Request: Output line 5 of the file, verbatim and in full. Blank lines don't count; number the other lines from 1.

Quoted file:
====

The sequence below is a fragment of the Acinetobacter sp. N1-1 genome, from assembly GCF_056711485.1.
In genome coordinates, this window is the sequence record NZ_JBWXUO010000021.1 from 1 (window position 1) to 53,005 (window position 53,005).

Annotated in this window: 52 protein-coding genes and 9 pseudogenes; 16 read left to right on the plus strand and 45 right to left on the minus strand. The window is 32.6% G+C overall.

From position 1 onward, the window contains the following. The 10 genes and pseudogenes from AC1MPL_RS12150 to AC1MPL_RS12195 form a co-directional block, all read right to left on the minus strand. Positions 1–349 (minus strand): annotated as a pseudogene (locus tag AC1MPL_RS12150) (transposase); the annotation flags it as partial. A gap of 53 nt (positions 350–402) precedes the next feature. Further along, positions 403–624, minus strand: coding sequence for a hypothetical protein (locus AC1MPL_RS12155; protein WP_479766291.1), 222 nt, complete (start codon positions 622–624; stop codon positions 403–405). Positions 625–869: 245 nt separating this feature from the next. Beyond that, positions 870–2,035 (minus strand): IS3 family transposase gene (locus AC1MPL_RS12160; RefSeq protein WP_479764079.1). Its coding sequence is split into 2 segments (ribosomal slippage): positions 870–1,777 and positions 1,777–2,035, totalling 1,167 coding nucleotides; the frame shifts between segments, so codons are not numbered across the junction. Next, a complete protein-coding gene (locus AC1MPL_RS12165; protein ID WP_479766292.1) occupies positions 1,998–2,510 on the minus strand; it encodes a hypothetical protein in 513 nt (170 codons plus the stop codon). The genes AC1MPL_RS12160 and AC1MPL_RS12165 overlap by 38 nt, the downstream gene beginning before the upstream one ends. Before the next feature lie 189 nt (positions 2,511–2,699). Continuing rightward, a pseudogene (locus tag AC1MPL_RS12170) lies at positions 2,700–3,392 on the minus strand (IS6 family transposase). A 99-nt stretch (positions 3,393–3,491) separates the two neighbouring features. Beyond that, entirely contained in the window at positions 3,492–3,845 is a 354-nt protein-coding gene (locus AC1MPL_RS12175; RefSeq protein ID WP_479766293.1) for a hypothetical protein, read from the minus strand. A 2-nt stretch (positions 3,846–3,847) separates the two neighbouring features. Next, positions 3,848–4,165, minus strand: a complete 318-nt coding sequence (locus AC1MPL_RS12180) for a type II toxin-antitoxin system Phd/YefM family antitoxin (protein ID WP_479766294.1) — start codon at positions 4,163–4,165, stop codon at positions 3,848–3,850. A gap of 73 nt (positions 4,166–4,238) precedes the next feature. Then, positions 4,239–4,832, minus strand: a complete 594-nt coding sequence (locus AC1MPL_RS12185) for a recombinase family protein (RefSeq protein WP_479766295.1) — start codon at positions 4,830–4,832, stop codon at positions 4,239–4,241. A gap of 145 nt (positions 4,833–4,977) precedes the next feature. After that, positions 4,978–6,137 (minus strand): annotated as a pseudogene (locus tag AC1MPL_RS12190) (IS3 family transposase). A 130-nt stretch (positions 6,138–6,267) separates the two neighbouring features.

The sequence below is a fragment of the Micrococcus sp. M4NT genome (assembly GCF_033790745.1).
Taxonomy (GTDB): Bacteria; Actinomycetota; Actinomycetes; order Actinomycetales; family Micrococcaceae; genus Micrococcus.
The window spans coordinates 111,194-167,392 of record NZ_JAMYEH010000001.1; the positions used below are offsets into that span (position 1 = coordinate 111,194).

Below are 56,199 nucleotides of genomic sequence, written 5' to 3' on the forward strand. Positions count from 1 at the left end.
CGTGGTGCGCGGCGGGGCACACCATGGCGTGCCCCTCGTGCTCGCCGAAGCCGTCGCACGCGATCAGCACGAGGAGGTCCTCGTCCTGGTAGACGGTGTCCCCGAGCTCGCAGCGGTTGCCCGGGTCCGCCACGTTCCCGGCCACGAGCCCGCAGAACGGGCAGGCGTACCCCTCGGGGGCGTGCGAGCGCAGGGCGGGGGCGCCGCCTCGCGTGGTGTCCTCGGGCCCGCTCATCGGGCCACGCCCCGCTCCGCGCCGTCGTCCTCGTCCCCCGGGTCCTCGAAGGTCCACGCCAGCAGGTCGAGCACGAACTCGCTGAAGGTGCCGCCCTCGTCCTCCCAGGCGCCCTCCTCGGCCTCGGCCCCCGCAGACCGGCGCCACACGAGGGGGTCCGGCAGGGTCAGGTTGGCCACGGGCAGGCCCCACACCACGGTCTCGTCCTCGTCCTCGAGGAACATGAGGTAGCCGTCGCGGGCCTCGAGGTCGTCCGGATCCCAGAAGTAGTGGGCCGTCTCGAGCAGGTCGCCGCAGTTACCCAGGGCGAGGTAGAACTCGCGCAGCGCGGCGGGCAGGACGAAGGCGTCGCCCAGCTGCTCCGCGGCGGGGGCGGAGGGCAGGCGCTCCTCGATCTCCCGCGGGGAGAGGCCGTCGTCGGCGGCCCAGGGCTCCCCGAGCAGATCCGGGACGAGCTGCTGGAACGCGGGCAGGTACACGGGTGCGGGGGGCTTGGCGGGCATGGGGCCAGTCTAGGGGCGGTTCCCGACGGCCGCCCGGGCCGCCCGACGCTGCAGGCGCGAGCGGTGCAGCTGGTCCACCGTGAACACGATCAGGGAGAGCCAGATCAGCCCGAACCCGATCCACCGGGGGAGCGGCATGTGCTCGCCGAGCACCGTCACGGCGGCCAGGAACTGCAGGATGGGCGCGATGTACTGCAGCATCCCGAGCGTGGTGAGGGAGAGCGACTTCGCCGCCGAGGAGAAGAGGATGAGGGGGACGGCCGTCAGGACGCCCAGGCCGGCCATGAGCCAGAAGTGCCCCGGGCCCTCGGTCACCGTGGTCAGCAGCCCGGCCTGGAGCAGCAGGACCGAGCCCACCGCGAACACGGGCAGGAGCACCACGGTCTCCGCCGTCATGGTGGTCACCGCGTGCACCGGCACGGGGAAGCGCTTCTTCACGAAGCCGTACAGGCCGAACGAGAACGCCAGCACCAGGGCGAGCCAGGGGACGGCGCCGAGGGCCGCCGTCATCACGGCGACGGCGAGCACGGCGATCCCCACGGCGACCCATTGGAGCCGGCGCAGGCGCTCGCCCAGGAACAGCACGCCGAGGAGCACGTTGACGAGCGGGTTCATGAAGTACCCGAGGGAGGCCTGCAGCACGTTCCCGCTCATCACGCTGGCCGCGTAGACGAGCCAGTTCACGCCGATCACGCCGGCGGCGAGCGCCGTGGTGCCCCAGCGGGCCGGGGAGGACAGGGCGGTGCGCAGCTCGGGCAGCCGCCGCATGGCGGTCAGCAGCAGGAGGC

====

The sequence below is a fragment of the Micrococcus sp. M4NT genome (assembly GCF_033790745.1).